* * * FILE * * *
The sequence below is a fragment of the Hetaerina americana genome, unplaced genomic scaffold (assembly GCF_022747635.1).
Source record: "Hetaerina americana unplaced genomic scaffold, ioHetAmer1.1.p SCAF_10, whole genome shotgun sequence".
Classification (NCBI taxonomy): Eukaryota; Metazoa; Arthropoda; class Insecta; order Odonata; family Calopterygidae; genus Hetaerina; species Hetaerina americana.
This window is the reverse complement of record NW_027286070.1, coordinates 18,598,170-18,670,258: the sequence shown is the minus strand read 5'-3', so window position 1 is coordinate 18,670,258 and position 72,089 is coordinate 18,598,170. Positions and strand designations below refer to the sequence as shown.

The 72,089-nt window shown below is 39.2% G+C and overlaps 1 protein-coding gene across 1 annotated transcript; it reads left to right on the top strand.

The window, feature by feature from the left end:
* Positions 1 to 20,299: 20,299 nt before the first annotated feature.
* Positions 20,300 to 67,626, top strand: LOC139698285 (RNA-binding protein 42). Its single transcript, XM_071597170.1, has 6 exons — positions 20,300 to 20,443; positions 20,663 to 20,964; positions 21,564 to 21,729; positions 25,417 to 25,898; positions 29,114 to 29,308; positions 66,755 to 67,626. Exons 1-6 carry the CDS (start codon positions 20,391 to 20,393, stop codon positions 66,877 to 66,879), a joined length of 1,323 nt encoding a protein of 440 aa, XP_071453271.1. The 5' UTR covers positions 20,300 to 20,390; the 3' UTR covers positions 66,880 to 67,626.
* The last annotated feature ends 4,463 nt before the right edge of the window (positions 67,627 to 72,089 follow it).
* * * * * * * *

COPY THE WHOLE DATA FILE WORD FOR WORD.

The sequence below is a fragment of the Hetaerina americana genome, unplaced genomic scaffold (assembly GCF_022747635.1).
Source record: "Hetaerina americana unplaced genomic scaffold, ioHetAmer1.1.p SCAF_10, whole genome shotgun sequence".
Classification (NCBI taxonomy): Eukaryota; Metazoa; Arthropoda; class Insecta; order Odonata; family Calopterygidae; genus Hetaerina; species Hetaerina americana.
This window is the reverse complement of record NW_027286070.1, coordinates 18,598,170-18,670,258: the sequence shown is the minus strand read 5'-3', so window position 1 is coordinate 18,670,258 and position 72,089 is coordinate 18,598,170. Positions and strand designations below refer to the sequence as shown.

The 72,089-nt window shown below is 39.2% G+C and overlaps 1 protein-coding gene across 1 annotated transcript; it reads left to right on the top strand.

The window, feature by feature from the left end:
* Positions 1 to 20,299: 20,299 nt before the first annotated feature.
* Positions 20,300 to 67,626, top strand: LOC139698285 (RNA-binding protein 42). Its single transcript, XM_071597170.1, has 6 exons — positions 20,300 to 20,443; positions 20,663 to 20,964; positions 21,564 to 21,729; positions 25,417 to 25,898; positions 29,114 to 29,308; positions 66,755 to 67,626. Exons 1-6 carry the CDS (start codon positions 20,391 to 20,393, stop codon positions 66,877 to 66,879), a joined length of 1,323 nt encoding a protein of 440 aa, XP_071453271.1. The 5' UTR covers positions 20,300 to 20,390; the 3' UTR covers positions 66,880 to 67,626.
* The last annotated feature ends 4,463 nt before the right edge of the window (positions 67,627 to 72,089 follow it).